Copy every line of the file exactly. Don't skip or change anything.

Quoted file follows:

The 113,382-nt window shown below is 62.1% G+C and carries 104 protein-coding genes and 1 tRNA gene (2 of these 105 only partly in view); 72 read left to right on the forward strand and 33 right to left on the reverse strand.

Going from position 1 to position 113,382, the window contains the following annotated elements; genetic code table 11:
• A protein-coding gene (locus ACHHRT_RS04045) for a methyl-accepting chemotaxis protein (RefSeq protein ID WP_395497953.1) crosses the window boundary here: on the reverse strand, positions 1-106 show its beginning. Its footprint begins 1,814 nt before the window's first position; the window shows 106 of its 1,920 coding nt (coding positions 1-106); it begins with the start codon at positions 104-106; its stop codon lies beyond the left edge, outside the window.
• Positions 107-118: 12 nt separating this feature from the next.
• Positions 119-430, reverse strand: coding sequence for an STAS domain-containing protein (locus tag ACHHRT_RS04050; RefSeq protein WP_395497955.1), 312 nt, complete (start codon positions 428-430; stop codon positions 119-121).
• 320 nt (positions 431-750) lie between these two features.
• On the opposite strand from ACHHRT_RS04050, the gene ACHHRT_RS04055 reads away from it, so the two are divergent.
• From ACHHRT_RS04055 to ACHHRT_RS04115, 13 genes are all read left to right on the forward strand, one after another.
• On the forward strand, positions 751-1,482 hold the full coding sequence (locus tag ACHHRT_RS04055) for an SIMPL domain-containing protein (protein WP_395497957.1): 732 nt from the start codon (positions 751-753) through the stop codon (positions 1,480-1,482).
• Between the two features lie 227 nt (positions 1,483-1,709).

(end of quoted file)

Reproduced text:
The 113,382-nt window shown below is 62.1% G+C and carries 104 protein-coding genes and 1 tRNA gene (2 of these 105 only partly in view); 72 read left to right on the forward strand and 33 right to left on the reverse strand.

Going from position 1 to position 113,382, the window contains the following annotated elements; genetic code table 11:
• A protein-coding gene (locus ACHHRT_RS04045) for a methyl-accepting chemotaxis protein (RefSeq protein ID WP_395497953.1) crosses the window boundary here: on the reverse strand, positions 1-106 show its beginning. Its footprint begins 1,814 nt before the window's first position; the window shows 106 of its 1,920 coding nt (coding positions 1-106); it begins with the start codon at positions 104-106; its stop codon lies beyond the left edge, outside the window.
• Positions 107-118: 12 nt separating this feature from the next.
• Positions 119-430, reverse strand: coding sequence for an STAS domain-containing protein (locus tag ACHHRT_RS04050; RefSeq protein WP_395497955.1), 312 nt, complete (start codon positions 428-430; stop codon positions 119-121).
• 320 nt (positions 431-750) lie between these two features.
• On the opposite strand from ACHHRT_RS04050, the gene ACHHRT_RS04055 reads away from it, so the two are divergent.
• From ACHHRT_RS04055 to ACHHRT_RS04115, 13 genes are all read left to right on the forward strand, one after another.
• On the forward strand, positions 751-1,482 hold the full coding sequence (locus tag ACHHRT_RS04055) for an SIMPL domain-containing protein (protein WP_395497957.1): 732 nt from the start codon (positions 751-753) through the stop codon (positions 1,480-1,482).
• Between the two features lie 227 nt (positions 1,483-1,709).